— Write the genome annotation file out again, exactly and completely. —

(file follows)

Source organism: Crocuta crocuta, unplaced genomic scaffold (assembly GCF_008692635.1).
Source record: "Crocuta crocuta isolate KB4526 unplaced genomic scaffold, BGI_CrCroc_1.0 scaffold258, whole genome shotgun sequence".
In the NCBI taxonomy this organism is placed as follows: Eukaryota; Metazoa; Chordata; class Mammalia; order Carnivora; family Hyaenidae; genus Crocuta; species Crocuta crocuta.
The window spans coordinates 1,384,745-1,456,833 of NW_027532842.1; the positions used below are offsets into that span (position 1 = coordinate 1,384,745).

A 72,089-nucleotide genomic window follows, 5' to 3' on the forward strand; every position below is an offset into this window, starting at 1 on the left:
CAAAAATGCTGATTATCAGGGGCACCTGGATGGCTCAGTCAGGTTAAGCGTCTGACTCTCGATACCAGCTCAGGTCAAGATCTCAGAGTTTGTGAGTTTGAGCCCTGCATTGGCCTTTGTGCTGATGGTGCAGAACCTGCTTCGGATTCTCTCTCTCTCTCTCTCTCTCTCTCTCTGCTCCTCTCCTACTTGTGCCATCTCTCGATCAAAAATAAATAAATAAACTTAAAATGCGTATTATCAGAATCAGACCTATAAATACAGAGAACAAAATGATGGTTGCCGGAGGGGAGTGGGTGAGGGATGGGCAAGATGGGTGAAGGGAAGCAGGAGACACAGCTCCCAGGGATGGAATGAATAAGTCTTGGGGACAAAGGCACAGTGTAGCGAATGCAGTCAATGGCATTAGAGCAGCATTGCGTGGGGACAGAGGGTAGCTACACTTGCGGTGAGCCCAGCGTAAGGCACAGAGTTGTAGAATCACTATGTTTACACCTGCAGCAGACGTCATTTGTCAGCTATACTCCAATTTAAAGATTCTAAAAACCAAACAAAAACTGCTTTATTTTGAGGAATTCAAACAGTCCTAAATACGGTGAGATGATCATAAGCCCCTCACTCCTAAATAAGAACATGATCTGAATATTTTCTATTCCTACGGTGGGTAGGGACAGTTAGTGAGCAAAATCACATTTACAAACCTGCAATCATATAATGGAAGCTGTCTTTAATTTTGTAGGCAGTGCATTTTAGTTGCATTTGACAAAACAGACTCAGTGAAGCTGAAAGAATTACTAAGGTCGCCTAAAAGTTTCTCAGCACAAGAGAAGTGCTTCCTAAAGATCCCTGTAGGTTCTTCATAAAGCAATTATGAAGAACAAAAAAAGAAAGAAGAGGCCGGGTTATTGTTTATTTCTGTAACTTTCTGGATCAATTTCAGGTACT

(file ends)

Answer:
Source organism: Crocuta crocuta, unplaced genomic scaffold (assembly GCF_008692635.1).
Source record: "Crocuta crocuta isolate KB4526 unplaced genomic scaffold, BGI_CrCroc_1.0 scaffold258, whole genome shotgun sequence".
In the NCBI taxonomy this organism is placed as follows: Eukaryota; Metazoa; Chordata; class Mammalia; order Carnivora; family Hyaenidae; genus Crocuta; species Crocuta crocuta.
The window spans coordinates 1,384,745-1,456,833 of NW_027532842.1; the positions used below are offsets into that span (position 1 = coordinate 1,384,745).

A 72,089-nucleotide genomic window follows, 5' to 3' on the forward strand; every position below is an offset into this window, starting at 1 on the left:
CAAAAATGCTGATTATCAGGGGCACCTGGATGGCTCAGTCAGGTTAAGCGTCTGACTCTCGATACCAGCTCAGGTCAAGATCTCAGAGTTTGTGAGTTTGAGCCCTGCATTGGCCTTTGTGCTGATGGTGCAGAACCTGCTTCGGATTCTCTCTCTCTCTCTCTCTCTCTCTCTCTGCTCCTCTCCTACTTGTGCCATCTCTCGATCAAAAATAAATAAATAAACTTAAAATGCGTATTATCAGAATCAGACCTATAAATACAGAGAACAAAATGATGGTTGCCGGAGGGGAGTGGGTGAGGGATGGGCAAGATGGGTGAAGGGAAGCAGGAGACACAGCTCCCAGGGATGGAATGAATAAGTCTTGGGGACAAAGGCACAGTGTAGCGAATGCAGTCAATGGCATTAGAGCAGCATTGCGTGGGGACAGAGGGTAGCTACACTTGCGGTGAGCCCAGCGTAAGGCACAGAGTTGTAGAATCACTATGTTTACACCTGCAGCAGACGTCATTTGTCAGCTATACTCCAATTTAAAGATTCTAAAAACCAAACAAAAACTGCTTTATTTTGAGGAATTCAAACAGTCCTAAATACGGTGAGATGATCATAAGCCCCTCACTCCTAAATAAGAACATGATCTGAATATTTTCTATTCCTACGGTGGGTAGGGACAGTTAGTGAGCAAAATCACATTTACAAACCTGCAATCATATAATGGAAGCTGTCTTTAATTTTGTAGGCAGTGCATTTTAGTTGCATTTGACAAAACAGACTCAGTGAAGCTGAAAGAATTACTAAGGTCGCCTAAAAGTTTCTCAGCACAAGAGAAGTGCTTCCTAAAGATCCCTGTAGGTTCTTCATAAAGCAATTATGAAGAACAAAAAAAGAAAGAAGAGGCCGGGTTATTGTTTATTTCTGTAACTTTCTGGATCAATTTCAGGTACT